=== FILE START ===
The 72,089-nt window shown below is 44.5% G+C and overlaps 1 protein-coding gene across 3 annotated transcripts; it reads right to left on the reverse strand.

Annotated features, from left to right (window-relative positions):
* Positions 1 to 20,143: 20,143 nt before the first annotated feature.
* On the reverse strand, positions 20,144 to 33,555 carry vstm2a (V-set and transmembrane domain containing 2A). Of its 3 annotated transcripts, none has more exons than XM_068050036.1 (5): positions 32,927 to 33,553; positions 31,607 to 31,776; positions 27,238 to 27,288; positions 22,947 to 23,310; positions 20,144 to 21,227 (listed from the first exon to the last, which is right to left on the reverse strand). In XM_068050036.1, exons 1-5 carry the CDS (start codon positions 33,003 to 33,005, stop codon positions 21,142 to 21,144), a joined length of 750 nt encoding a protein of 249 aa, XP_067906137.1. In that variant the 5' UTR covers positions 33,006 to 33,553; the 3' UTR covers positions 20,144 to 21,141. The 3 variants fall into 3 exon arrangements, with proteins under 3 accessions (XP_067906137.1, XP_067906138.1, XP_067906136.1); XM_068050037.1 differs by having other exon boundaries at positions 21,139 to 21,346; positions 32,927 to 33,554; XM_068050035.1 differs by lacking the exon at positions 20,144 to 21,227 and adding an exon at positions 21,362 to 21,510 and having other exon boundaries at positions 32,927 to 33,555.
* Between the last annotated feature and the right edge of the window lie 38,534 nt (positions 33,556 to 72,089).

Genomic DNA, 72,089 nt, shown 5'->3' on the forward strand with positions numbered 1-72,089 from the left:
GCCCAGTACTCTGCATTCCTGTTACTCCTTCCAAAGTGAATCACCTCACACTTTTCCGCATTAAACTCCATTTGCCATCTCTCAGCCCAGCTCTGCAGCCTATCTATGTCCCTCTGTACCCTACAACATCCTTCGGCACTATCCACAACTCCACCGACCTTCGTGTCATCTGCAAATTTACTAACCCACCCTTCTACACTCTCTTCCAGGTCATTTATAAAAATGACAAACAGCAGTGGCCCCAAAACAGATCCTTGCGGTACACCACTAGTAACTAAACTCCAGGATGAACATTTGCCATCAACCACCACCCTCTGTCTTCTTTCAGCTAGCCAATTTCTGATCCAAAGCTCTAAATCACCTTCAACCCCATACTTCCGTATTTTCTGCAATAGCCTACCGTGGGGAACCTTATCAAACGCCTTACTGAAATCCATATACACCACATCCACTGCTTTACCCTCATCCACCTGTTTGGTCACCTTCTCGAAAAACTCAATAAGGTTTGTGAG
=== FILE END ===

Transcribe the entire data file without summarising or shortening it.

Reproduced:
The 72,089-nt window shown below is 44.5% G+C and overlaps 1 protein-coding gene across 3 annotated transcripts; it reads right to left on the reverse strand.

Annotated features, from left to right (window-relative positions):
* Positions 1 to 20,143: 20,143 nt before the first annotated feature.
* On the reverse strand, positions 20,144 to 33,555 carry vstm2a (V-set and transmembrane domain containing 2A). Of its 3 annotated transcripts, none has more exons than XM_068050036.1 (5): positions 32,927 to 33,553; positions 31,607 to 31,776; positions 27,238 to 27,288; positions 22,947 to 23,310; positions 20,144 to 21,227 (listed from the first exon to the last, which is right to left on the reverse strand). In XM_068050036.1, exons 1-5 carry the CDS (start codon positions 33,003 to 33,005, stop codon positions 21,142 to 21,144), a joined length of 750 nt encoding a protein of 249 aa, XP_067906137.1. In that variant the 5' UTR covers positions 33,006 to 33,553; the 3' UTR covers positions 20,144 to 21,141. The 3 variants fall into 3 exon arrangements, with proteins under 3 accessions (XP_067906137.1, XP_067906138.1, XP_067906136.1); XM_068050037.1 differs by having other exon boundaries at positions 21,139 to 21,346; positions 32,927 to 33,554; XM_068050035.1 differs by lacking the exon at positions 20,144 to 21,227 and adding an exon at positions 21,362 to 21,510 and having other exon boundaries at positions 32,927 to 33,555.
* Between the last annotated feature and the right edge of the window lie 38,534 nt (positions 33,556 to 72,089).

Genomic DNA, 72,089 nt, shown 5'->3' on the forward strand with positions numbered 1-72,089 from the left:
GCCCAGTACTCTGCATTCCTGTTACTCCTTCCAAAGTGAATCACCTCACACTTTTCCGCATTAAACTCCATTTGCCATCTCTCAGCCCAGCTCTGCAGCCTATCTATGTCCCTCTGTACCCTACAACATCCTTCGGCACTATCCACAACTCCACCGACCTTCGTGTCATCTGCAAATTTACTAACCCACCCTTCTACACTCTCTTCCAGGTCATTTATAAAAATGACAAACAGCAGTGGCCCCAAAACAGATCCTTGCGGTACACCACTAGTAACTAAACTCCAGGATGAACATTTGCCATCAACCACCACCCTCTGTCTTCTTTCAGCTAGCCAATTTCTGATCCAAAGCTCTAAATCACCTTCAACCCCATACTTCCGTATTTTCTGCAATAGCCTACCGTGGGGAACCTTATCAAACGCCTTACTGAAATCCATATACACCACATCCACTGCTTTACCCTCATCCACCTGTTTGGTCACCTTCTCGAAAAACTCAATAAGGTTTGTGAG